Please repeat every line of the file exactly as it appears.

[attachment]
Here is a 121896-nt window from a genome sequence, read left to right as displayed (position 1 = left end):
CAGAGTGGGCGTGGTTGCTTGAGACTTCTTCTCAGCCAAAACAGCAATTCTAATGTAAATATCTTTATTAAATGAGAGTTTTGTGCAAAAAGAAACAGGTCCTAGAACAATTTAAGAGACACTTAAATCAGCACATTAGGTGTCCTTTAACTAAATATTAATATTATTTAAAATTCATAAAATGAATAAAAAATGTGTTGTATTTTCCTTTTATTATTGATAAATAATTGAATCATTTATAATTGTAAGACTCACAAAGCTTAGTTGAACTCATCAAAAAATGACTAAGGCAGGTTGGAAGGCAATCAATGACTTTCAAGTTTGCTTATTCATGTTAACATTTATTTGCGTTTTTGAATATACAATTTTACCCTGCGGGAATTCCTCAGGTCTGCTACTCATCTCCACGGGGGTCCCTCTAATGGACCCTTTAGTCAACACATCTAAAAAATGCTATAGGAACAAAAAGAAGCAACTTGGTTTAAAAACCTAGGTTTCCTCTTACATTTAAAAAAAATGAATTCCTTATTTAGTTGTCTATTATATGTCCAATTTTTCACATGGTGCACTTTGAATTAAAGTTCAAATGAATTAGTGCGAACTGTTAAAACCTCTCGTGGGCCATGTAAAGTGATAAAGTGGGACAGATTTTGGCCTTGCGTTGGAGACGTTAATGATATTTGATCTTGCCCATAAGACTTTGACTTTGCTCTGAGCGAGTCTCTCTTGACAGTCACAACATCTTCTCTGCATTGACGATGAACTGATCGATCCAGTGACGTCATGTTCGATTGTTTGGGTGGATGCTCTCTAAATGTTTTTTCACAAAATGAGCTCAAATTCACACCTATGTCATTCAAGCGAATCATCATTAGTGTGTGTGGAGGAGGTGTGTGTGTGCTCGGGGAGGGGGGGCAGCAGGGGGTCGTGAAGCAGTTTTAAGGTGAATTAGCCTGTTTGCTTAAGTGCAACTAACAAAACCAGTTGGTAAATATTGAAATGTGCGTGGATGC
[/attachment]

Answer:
Here is a 121896-nt window from a genome sequence, read left to right as displayed (position 1 = left end):
CAGAGTGGGCGTGGTTGCTTGAGACTTCTTCTCAGCCAAAACAGCAATTCTAATGTAAATATCTTTATTAAATGAGAGTTTTGTGCAAAAAGAAACAGGTCCTAGAACAATTTAAGAGACACTTAAATCAGCACATTAGGTGTCCTTTAACTAAATATTAATATTATTTAAAATTCATAAAATGAATAAAAAATGTGTTGTATTTTCCTTTTATTATTGATAAATAATTGAATCATTTATAATTGTAAGACTCACAAAGCTTAGTTGAACTCATCAAAAAATGACTAAGGCAGGTTGGAAGGCAATCAATGACTTTCAAGTTTGCTTATTCATGTTAACATTTATTTGCGTTTTTGAATATACAATTTTACCCTGCGGGAATTCCTCAGGTCTGCTACTCATCTCCACGGGGGTCCCTCTAATGGACCCTTTAGTCAACACATCTAAAAAATGCTATAGGAACAAAAAGAAGCAACTTGGTTTAAAAACCTAGGTTTCCTCTTACATTTAAAAAAAATGAATTCCTTATTTAGTTGTCTATTATATGTCCAATTTTTCACATGGTGCACTTTGAATTAAAGTTCAAATGAATTAGTGCGAACTGTTAAAACCTCTCGTGGGCCATGTAAAGTGATAAAGTGGGACAGATTTTGGCCTTGCGTTGGAGACGTTAATGATATTTGATCTTGCCCATAAGACTTTGACTTTGCTCTGAGCGAGTCTCTCTTGACAGTCACAACATCTTCTCTGCATTGACGATGAACTGATCGATCCAGTGACGTCATGTTCGATTGTTTGGGTGGATGCTCTCTAAATGTTTTTTCACAAAATGAGCTCAAATTCACACCTATGTCATTCAAGCGAATCATCATTAGTGTGTGTGGAGGAGGTGTGTGTGTGCTCGGGGAGGGGGGGCAGCAGGGGGTCGTGAAGCAGTTTTAAGGTGAATTAGCCTGTTTGCTTAAGTGCAACTAACAAAACCAGTTGGTAAATATTGAAATGTGCGTGGATGC